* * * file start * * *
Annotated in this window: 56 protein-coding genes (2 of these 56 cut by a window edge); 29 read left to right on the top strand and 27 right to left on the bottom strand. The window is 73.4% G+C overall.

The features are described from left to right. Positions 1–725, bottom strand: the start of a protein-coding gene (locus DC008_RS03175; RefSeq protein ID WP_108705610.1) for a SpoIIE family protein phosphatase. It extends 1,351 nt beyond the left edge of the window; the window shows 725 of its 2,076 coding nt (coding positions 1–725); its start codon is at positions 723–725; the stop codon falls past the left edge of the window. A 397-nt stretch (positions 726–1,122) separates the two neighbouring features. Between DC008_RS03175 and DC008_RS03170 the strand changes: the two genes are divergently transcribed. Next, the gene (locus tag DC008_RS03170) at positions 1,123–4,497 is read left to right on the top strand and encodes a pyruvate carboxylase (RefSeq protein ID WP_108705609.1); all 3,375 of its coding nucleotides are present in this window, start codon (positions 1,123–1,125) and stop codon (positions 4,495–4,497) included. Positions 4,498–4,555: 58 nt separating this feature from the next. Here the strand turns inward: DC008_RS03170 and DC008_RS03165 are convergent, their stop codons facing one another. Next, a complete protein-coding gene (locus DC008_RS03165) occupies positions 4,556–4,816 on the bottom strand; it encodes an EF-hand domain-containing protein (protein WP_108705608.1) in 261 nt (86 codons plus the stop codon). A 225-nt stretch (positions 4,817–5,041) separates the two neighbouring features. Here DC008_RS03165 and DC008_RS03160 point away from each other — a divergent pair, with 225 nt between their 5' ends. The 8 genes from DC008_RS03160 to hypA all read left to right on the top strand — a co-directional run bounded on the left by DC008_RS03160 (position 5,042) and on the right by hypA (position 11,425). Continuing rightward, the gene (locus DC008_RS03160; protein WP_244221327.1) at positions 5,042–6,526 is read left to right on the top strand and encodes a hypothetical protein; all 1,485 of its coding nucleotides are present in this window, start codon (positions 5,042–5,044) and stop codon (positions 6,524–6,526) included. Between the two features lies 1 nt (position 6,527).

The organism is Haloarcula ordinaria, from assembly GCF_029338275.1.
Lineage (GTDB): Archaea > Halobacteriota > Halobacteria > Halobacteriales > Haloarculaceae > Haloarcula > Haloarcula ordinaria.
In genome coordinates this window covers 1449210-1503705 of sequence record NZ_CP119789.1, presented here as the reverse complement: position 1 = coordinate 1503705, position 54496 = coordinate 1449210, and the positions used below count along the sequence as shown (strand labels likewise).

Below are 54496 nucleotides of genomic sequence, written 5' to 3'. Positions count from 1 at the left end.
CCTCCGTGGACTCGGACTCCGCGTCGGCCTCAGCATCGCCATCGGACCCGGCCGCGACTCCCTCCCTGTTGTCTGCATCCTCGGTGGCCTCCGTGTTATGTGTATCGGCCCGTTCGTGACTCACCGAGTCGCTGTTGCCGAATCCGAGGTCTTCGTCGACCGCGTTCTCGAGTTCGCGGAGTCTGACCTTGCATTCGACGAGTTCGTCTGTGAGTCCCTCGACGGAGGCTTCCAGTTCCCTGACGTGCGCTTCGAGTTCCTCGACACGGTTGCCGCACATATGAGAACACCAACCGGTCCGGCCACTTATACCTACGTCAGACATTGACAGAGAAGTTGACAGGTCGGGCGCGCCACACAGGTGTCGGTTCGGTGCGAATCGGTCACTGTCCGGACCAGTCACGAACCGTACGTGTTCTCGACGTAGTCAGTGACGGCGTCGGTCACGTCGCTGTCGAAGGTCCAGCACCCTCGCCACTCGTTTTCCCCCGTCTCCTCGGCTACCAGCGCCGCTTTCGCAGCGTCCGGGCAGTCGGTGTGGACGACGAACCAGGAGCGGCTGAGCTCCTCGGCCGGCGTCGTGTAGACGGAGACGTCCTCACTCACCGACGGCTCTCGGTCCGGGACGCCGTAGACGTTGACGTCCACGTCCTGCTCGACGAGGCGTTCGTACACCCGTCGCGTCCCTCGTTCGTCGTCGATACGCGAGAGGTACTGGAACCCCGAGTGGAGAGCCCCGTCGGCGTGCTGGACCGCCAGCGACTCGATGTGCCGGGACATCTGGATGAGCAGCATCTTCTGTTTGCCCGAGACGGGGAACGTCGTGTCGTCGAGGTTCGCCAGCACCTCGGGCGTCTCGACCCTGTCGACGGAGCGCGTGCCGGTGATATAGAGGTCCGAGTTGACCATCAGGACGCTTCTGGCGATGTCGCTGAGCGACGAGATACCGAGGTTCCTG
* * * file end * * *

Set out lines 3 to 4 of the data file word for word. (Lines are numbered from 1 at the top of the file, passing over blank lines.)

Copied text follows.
The organism is Haloarcula ordinaria, from assembly GCF_029338275.1.
Lineage (GTDB): Archaea > Halobacteriota > Halobacteria > Halobacteriales > Haloarculaceae > Haloarcula > Haloarcula ordinaria.